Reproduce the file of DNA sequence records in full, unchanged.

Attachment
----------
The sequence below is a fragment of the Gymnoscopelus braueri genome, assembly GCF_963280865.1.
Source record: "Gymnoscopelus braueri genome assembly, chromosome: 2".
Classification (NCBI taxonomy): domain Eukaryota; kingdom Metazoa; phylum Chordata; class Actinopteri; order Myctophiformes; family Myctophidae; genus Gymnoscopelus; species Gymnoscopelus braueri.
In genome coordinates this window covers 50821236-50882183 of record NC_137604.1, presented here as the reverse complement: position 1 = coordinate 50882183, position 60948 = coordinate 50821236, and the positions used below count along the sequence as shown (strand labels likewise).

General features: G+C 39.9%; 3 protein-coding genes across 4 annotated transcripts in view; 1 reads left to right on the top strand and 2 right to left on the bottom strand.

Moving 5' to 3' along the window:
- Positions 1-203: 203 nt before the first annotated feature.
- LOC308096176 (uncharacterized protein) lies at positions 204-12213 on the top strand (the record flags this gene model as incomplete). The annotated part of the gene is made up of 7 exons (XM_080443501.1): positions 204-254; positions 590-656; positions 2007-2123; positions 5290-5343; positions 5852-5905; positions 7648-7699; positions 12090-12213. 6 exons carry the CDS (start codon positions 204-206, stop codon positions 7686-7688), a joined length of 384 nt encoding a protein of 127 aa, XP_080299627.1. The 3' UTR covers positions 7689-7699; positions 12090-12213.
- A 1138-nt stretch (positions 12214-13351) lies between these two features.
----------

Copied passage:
The sequence below is a fragment of the Gymnoscopelus braueri genome, assembly GCF_963280865.1.
Source record: "Gymnoscopelus braueri genome assembly, chromosome: 2".
Classification (NCBI taxonomy): domain Eukaryota; kingdom Metazoa; phylum Chordata; class Actinopteri; order Myctophiformes; family Myctophidae; genus Gymnoscopelus; species Gymnoscopelus braueri.
In genome coordinates this window covers 50821236-50882183 of record NC_137604.1, presented here as the reverse complement: position 1 = coordinate 50882183, position 60948 = coordinate 50821236, and the positions used below count along the sequence as shown (strand labels likewise).

General features: G+C 39.9%; 3 protein-coding genes across 4 annotated transcripts in view; 1 reads left to right on the top strand and 2 right to left on the bottom strand.

Moving 5' to 3' along the window:
- Positions 1-203: 203 nt before the first annotated feature.
- LOC308096176 (uncharacterized protein) lies at positions 204-12213 on the top strand (the record flags this gene model as incomplete). The annotated part of the gene is made up of 7 exons (XM_080443501.1): positions 204-254; positions 590-656; positions 2007-2123; positions 5290-5343; positions 5852-5905; positions 7648-7699; positions 12090-12213. 6 exons carry the CDS (start codon positions 204-206, stop codon positions 7686-7688), a joined length of 384 nt encoding a protein of 127 aa, XP_080299627.1. The 3' UTR covers positions 7689-7699; positions 12090-12213.
- A 1138-nt stretch (positions 12214-13351) lies between these two features.